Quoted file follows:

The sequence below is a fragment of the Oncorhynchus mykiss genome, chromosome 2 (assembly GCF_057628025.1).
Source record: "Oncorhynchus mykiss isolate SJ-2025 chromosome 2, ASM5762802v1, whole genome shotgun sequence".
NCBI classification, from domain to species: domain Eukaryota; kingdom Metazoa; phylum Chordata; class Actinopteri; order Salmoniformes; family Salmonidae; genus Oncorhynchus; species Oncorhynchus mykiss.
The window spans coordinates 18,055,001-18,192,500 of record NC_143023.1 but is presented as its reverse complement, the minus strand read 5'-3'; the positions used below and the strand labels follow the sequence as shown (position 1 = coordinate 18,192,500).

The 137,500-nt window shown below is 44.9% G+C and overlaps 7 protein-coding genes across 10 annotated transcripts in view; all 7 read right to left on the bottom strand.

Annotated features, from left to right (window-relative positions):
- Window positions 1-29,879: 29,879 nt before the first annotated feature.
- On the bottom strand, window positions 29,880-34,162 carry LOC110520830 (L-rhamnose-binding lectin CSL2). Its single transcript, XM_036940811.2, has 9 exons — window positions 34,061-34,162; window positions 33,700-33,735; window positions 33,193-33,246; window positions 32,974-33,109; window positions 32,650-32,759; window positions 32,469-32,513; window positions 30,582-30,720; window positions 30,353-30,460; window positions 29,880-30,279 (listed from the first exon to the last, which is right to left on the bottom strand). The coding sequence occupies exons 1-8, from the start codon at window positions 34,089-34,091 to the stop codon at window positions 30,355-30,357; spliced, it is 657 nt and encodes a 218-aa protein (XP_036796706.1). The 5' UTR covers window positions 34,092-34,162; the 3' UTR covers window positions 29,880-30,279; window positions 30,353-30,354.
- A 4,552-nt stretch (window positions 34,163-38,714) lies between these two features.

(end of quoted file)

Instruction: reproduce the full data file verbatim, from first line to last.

The sequence below is a fragment of the Oncorhynchus mykiss genome, chromosome 2 (assembly GCF_057628025.1).
Source record: "Oncorhynchus mykiss isolate SJ-2025 chromosome 2, ASM5762802v1, whole genome shotgun sequence".
NCBI classification, from domain to species: domain Eukaryota; kingdom Metazoa; phylum Chordata; class Actinopteri; order Salmoniformes; family Salmonidae; genus Oncorhynchus; species Oncorhynchus mykiss.
The window spans coordinates 18,055,001-18,192,500 of record NC_143023.1 but is presented as its reverse complement, the minus strand read 5'-3'; the positions used below and the strand labels follow the sequence as shown (position 1 = coordinate 18,192,500).

The 137,500-nt window shown below is 44.9% G+C and overlaps 7 protein-coding genes across 10 annotated transcripts in view; all 7 read right to left on the bottom strand.

Annotated features, from left to right (window-relative positions):
- Window positions 1-29,879: 29,879 nt before the first annotated feature.
- On the bottom strand, window positions 29,880-34,162 carry LOC110520830 (L-rhamnose-binding lectin CSL2). Its single transcript, XM_036940811.2, has 9 exons — window positions 34,061-34,162; window positions 33,700-33,735; window positions 33,193-33,246; window positions 32,974-33,109; window positions 32,650-32,759; window positions 32,469-32,513; window positions 30,582-30,720; window positions 30,353-30,460; window positions 29,880-30,279 (listed from the first exon to the last, which is right to left on the bottom strand). The coding sequence occupies exons 1-8, from the start codon at window positions 34,089-34,091 to the stop codon at window positions 30,355-30,357; spliced, it is 657 nt and encodes a 218-aa protein (XP_036796706.1). The 5' UTR covers window positions 34,092-34,162; the 3' UTR covers window positions 29,880-30,279; window positions 30,353-30,354.
- A 4,552-nt stretch (window positions 34,163-38,714) lies between these two features.